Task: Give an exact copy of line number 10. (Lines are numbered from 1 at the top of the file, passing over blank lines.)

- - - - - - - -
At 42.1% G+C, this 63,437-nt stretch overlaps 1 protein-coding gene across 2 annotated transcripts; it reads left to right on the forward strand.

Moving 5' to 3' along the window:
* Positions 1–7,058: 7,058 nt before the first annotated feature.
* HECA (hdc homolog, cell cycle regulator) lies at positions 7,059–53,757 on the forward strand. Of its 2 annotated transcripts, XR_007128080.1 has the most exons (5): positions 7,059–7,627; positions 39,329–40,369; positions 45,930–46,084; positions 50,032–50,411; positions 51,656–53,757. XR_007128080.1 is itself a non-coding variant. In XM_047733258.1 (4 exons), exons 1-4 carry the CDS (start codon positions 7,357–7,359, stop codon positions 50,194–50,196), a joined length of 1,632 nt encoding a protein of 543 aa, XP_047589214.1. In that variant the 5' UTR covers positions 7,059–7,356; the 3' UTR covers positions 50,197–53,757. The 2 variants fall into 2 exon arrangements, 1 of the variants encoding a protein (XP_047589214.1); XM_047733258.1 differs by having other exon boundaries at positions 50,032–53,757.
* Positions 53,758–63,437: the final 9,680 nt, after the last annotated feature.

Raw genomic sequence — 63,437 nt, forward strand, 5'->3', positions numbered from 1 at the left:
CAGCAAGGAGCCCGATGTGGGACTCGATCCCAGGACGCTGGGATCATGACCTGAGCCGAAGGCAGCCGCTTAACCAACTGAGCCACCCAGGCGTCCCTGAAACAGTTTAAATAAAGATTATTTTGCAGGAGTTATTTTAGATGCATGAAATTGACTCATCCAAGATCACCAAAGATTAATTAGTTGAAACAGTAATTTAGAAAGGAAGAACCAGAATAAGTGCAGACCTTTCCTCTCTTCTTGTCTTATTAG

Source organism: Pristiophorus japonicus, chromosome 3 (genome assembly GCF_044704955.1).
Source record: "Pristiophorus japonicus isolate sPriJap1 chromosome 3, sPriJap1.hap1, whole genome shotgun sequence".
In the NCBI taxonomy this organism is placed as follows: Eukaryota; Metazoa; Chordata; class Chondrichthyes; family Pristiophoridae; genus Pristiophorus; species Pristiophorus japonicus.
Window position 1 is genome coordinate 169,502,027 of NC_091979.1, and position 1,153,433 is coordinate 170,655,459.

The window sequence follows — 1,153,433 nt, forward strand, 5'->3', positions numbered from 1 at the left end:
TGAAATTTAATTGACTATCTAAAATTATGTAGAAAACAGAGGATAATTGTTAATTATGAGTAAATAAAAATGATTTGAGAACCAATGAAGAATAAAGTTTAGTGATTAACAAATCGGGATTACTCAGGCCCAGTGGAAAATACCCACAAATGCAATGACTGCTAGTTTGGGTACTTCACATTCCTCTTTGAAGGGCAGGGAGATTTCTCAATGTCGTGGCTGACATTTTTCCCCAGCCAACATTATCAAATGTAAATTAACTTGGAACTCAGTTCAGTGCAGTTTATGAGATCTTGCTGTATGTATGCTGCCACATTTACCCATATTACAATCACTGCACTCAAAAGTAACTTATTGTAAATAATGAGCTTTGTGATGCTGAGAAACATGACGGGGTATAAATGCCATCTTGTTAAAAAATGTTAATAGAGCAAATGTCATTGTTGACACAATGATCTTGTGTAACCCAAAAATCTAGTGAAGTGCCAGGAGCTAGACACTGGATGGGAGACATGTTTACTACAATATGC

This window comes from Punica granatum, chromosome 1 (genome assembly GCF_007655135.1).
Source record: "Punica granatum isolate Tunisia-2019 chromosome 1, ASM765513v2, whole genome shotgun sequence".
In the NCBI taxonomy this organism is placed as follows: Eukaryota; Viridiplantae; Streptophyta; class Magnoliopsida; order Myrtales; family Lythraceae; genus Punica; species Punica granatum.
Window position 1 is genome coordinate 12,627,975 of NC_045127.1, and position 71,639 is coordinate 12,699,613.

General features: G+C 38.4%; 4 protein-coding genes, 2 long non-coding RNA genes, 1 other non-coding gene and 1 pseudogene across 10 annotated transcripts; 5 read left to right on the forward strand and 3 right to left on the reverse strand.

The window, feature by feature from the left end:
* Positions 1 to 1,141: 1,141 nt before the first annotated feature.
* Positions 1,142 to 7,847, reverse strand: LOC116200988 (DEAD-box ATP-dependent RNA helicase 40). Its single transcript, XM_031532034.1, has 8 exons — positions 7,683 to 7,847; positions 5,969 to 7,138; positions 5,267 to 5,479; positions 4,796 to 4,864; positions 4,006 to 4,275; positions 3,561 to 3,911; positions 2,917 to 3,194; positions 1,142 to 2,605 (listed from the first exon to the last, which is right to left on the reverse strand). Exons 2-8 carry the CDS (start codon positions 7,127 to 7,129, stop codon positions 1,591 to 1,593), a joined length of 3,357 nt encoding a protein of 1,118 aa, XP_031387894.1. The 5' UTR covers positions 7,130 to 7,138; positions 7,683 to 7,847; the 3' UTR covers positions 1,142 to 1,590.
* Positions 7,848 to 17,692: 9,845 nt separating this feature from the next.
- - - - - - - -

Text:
In the NCBI taxonomy this organism is placed as follows: Eukaryota; Metazoa; Chordata; class Chondrichthyes; family Pristiophoridae; genus Pristiophorus; species Pristiophorus japonicus.